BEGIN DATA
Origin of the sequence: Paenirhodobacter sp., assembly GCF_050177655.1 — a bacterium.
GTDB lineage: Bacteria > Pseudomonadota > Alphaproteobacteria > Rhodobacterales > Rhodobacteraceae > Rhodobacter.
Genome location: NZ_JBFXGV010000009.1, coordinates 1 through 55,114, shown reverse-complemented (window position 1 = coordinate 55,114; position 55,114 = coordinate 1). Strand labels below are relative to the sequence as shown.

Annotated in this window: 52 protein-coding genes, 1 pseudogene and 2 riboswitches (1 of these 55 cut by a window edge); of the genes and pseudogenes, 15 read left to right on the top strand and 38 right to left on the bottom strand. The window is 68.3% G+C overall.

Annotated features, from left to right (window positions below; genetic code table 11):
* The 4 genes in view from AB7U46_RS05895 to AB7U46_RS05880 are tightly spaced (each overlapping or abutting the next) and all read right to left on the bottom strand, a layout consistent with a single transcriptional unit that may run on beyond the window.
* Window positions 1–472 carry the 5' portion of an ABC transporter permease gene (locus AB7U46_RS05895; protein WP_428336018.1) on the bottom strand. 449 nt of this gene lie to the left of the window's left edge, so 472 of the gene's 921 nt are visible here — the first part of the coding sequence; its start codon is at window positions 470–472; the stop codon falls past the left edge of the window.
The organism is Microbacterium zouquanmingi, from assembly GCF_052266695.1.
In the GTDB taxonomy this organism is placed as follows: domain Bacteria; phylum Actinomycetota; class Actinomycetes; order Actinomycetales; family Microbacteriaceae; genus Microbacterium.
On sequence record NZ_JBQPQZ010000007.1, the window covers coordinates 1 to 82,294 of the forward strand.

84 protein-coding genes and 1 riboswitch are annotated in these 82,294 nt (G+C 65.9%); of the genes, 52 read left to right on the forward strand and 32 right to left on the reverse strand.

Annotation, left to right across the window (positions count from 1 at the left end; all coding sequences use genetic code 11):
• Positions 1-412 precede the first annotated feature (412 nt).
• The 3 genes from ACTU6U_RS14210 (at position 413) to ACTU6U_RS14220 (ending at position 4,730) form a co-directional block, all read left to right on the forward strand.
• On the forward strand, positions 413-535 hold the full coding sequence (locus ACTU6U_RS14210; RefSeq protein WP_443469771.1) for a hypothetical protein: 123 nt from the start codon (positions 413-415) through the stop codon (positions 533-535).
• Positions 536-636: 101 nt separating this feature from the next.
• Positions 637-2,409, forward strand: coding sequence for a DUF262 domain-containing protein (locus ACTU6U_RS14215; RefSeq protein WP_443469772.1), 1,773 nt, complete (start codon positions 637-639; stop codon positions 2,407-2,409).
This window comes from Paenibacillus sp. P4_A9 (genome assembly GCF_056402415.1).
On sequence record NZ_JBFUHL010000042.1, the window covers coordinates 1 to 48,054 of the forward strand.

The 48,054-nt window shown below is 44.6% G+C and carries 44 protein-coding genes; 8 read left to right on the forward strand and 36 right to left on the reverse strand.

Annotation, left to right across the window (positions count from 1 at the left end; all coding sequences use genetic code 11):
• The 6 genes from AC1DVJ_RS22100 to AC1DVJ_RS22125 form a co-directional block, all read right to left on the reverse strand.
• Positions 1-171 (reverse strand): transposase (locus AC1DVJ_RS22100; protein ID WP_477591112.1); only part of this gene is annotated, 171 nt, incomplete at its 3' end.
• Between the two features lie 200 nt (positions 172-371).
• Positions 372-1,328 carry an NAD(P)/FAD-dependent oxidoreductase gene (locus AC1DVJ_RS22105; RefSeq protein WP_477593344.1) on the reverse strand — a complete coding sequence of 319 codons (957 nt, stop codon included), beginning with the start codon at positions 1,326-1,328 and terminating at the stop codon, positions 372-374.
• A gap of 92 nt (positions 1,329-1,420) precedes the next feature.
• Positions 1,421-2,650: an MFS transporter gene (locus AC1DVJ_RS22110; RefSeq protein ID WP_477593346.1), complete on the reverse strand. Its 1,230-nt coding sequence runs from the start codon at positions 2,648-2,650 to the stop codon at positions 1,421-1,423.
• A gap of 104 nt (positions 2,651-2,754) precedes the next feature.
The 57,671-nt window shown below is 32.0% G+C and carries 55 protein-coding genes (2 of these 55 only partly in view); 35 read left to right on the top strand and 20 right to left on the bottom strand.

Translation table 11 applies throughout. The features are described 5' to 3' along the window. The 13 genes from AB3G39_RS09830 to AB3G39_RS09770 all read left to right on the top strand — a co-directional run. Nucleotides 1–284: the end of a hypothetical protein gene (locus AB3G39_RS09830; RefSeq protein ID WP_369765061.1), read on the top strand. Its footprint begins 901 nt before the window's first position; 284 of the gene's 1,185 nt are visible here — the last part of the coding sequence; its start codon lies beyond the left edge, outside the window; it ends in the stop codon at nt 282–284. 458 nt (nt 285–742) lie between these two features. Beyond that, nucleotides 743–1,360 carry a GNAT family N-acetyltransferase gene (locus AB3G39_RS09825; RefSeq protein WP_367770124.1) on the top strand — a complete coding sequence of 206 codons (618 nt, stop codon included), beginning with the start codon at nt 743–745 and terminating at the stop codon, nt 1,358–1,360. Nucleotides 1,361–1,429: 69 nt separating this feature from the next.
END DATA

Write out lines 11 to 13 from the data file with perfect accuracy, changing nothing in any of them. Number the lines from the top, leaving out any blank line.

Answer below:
84 protein-coding genes and 1 riboswitch are annotated in these 82,294 nt (G+C 65.9%); of the genes, 52 read left to right on the forward strand and 32 right to left on the reverse strand.

Annotation, left to right across the window (positions count from 1 at the left end; all coding sequences use genetic code 11):
• Positions 1-412 precede the first annotated feature (412 nt).